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Re: CSRG archives

From: Hyman Rosen
Subject: Re: CSRG archives
Date: Tue, 04 May 2010 16:10:26 -0000
User-agent: Mozilla/5.0 (Windows; U; Windows NT 5.1; en-US; rv: Gecko/20091204 Thunderbird/3.0

On 3/23/2010 1:15 PM, RJack wrote:
An utterly false staement. The elements of the AFC test are applicable
to any computer program.

What's that they say? Ignorance of the law is no excuse?

Mitel Inc. v. Iqtel Inc.
U.S. Court of Appeals, Tenth Circuit
September 22, 1997
124 F.3d 1366, 44 USPQ2d 1172
    Notwithstanding our endorsement of abstraction-filtration-comparison
    analysis, we emphasize that the approach is valuable only insofar as
    it aids the court in distinguishing protectable elements of a work
    from those that are unprotectable. Not every case requires an extensive
    abstraction-filtration-comparison analysis. Rather, “the appropriate
    test to be applied and the order in which its various components are to
    be applied . . . may vary depending upon the claims involved, the
    procedural posture of the suit, and the nature of the [works] at issue.”
    Gates Rubber Co.,  9 F.3d at 834 n.12. <124 F.3d 1373>

    Where, as here, the alleged infringement constitutes the admitted literal
    copying of a discrete, easily-conceptualized portion of a work, we need
    not perform complete abstraction-filtration-comparison analysis.

BusyBox is not
a large complex program owned by someone. It is a virtually untraceable
amalgam of patches to source code modules by a hundred or more authors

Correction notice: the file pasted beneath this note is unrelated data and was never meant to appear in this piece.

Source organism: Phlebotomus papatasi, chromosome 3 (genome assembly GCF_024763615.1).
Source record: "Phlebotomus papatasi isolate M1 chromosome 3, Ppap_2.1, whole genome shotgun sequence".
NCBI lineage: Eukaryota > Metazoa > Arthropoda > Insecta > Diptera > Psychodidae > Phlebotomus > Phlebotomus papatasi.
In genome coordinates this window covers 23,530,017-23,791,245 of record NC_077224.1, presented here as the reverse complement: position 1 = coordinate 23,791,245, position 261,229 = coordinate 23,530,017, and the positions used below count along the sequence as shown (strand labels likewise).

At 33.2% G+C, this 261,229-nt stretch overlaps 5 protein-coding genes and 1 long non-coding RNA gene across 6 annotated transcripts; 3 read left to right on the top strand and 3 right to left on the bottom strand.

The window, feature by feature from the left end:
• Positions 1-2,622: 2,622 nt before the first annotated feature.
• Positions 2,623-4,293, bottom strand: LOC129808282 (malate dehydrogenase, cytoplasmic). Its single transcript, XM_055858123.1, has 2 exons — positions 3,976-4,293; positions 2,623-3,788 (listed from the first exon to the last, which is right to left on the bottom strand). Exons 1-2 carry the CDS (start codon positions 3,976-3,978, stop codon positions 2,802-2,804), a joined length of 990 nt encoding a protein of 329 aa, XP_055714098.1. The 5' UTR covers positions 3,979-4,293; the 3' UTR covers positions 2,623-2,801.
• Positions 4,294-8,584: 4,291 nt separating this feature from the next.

that stretches over a span of more than ten years and millions of source
code bytes under different licenses.

It's origins are irrelevant, as long as some antecedent version
permitted the creation of derivative works and of combined works
without restricting the license under which such derivative and
combined works could be distributed.

Let me repeat this fact. Let me repeat this fact. Let me repeat this
fact. Let me repeat this fact:

Erik Andersen is not the "owner" of any version of BusyBox as you imply.

Erik Andersen is the owner of a derivative and combined work
starting with the version of BusyBox which contains his changes.
That is the nature of copyright law with respect to the creation
of derivative and combined works. You are free to dislike that
law, but you are not free to ignore it.

17 USC 103
    The copyright in a compilation or derivative work extends
    ... to the material contributed by the author of such work
    The copyright in such work is independent of ... any copyright
    protection in the preexisting material.

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